Sample BS 70b
Instrument C Mn Cr Ni Mo Cu Al Si V CE
1 .415 1.02 1.09 .270 .216 .122 .021 .251 .873 .473
2 .363 .908 1.06 .261 .240 .131 .021 .254 .803 .483
3 .413 .888 1.08 .248 .198 .125 .018 .275 .845 .465
4 .442 .852 1.15 .253 .203 .121 .016 .275 .882 .461
5 .420 .951 .91 .239 .243 .118 .020 .271 .833 .481
6 .390 .965 1.08 .252 .226 .140 .026 .294 .841 .486
7 .429 .950 1.05 .238 .210 .126 .013 .258 .865 .469
8 .344 .988 1.01 .210 .246 .124 .017 .266 .783 .450
9 .405 .935 1.06 .260 .205 .131 .020 .274 .839 .467
10 .417 .975 1.06 .229 .251 .114 .021 .269 .867 .476
11 .417 .916 1.04 .262 .221 .122 .017 .265 .848 .452
12 .400 .862 1.03 .245 .212 .124 .021 .262 .813 .469
Average .404 .934 1.05 .247 .223 .125 .019 .268 .841 .469
Certified 0.40 .90 1.00 .25 .205 .13 .024 .27 .816 .478
Avg Rec % 101.1 103.8 105.2 98.9 108.7 96.2 80.2 99.3 103.1 98.2

Table 3.

Repeatability

Several samples were analyzed 80 times over the course of around 4 hours to establish the stability of each distinct instrument.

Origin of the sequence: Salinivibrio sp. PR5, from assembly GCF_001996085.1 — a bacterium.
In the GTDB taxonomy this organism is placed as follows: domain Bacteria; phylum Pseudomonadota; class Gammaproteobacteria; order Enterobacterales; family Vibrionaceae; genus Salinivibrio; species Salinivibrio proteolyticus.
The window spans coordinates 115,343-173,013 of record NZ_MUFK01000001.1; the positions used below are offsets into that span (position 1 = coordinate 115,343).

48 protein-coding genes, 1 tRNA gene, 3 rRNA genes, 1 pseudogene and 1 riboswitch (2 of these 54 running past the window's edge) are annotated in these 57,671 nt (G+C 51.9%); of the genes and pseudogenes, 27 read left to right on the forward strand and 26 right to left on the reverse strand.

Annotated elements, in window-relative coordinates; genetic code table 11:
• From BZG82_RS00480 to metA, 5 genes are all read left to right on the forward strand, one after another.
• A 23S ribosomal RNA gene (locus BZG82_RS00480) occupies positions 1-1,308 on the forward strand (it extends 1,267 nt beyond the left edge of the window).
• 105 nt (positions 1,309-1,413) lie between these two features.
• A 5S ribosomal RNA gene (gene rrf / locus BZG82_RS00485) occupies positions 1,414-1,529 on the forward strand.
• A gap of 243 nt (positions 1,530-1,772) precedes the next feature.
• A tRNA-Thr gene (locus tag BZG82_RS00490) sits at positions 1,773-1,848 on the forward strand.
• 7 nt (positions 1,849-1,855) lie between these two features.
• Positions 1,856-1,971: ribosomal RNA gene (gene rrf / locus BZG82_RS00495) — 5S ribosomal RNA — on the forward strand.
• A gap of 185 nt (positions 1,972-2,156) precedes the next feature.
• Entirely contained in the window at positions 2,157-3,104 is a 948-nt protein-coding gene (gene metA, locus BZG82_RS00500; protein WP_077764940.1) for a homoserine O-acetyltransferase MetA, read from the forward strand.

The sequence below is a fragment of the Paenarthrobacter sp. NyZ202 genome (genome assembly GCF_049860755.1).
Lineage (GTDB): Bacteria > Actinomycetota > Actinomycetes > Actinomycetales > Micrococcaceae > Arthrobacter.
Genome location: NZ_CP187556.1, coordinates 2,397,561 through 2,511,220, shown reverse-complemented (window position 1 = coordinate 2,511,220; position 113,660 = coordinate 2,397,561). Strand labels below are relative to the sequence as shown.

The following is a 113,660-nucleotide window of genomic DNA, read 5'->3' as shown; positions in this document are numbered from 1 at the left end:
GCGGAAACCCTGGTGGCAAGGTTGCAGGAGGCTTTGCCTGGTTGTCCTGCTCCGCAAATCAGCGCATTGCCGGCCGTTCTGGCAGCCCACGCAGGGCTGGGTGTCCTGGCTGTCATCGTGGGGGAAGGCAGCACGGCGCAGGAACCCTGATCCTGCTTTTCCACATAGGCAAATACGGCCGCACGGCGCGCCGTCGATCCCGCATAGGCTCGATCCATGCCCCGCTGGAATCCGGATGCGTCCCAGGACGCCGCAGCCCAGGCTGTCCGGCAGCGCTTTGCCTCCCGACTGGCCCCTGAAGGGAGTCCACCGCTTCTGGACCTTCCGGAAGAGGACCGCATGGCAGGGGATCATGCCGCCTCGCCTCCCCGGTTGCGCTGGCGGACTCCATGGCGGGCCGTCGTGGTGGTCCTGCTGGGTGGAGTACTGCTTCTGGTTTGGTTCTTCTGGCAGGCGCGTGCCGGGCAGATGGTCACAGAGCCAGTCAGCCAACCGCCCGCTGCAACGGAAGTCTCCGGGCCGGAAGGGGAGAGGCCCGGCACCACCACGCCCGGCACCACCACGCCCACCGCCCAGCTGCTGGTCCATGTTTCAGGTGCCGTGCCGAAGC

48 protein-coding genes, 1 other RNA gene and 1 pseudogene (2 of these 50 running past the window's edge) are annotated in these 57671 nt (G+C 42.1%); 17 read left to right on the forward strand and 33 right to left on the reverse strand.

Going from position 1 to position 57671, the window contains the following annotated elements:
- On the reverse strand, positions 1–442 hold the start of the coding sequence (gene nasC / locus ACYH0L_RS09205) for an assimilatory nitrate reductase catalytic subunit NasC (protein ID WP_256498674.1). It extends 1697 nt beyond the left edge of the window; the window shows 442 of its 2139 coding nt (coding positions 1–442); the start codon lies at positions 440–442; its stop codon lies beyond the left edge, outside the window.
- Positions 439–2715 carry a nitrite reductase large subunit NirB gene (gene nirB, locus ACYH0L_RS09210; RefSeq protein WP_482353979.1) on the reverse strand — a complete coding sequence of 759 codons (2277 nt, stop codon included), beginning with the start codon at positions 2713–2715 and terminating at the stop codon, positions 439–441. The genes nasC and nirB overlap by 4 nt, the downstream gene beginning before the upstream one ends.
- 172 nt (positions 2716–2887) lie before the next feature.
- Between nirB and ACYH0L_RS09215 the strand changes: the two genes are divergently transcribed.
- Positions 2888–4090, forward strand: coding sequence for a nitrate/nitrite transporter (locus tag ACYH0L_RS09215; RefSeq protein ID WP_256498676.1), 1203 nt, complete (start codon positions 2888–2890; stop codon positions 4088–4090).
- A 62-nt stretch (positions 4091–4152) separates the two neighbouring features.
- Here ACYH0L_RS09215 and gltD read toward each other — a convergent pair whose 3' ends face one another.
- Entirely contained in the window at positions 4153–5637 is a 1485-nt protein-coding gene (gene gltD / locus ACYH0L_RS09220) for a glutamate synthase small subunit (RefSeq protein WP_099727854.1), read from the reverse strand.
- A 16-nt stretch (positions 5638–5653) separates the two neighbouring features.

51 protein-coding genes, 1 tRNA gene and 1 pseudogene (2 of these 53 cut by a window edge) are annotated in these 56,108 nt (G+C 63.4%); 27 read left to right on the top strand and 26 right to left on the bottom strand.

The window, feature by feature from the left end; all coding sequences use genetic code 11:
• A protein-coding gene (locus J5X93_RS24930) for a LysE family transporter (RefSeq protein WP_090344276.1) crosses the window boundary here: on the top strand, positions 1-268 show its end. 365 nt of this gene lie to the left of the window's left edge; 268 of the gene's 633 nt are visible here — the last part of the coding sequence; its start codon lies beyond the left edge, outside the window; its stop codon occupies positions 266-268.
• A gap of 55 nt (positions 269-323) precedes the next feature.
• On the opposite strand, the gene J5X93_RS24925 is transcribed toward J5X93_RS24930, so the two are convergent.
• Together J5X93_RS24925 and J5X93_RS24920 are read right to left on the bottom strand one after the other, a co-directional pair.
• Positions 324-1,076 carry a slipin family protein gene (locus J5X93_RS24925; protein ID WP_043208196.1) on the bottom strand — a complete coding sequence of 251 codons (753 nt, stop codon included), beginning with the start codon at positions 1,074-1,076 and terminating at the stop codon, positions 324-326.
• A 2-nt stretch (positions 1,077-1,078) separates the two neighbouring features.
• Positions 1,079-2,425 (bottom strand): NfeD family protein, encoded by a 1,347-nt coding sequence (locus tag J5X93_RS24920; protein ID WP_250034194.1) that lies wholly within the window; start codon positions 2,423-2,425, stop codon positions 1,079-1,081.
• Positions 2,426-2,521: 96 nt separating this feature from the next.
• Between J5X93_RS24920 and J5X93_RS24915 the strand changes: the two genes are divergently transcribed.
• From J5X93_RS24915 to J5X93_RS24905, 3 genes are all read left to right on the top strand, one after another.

The following charts provide examples of the repeatability of single instruments. They all demonstrate good precision, for chromium (Cr), silicon (Si), and carbon (C) in a range of certified reference materials (Charts 1-3).

Performance Characteristics of Low Alloy and Carbon Steels

Chart 1.

Performance Characteristics of Low Alloy and Carbon Steels

Chart 2.

Performance Characteristics of Low Alloy and Carbon Steels

Chart 3.

Standard maximum limits of detection (LODs) in ppm for low alloy samples are shown in Table 4. The results may differ from alloy to alloy.

Element LOD
Al 400
C 200
Cr 200
Cu 150
Mn 500
Mo 400
Ni 700
Si 350
Ti 100
V 200
W 1300

Table 4

Summary

The Niton Apollo handheld LIBS analyzer accurately and efficiently identifies the content of carbon along with a range of different elements in alloys and metals.

Users can conveniently travel up pipelines, or into trenches because of its portable, convenient form factor. The data is shown in real time, allowing efficient and quick decision making in the field.

Performance Characteristics of Low Alloy and Carbon Steels

This information has been sourced, reviewed and adapted from materials provided by Thermo Fisher Scientific – Handheld Elemental & Radiation Detection.

For more information on this source, please visit Thermo Fisher Scientific – Handheld Elemental & Radiation Detection.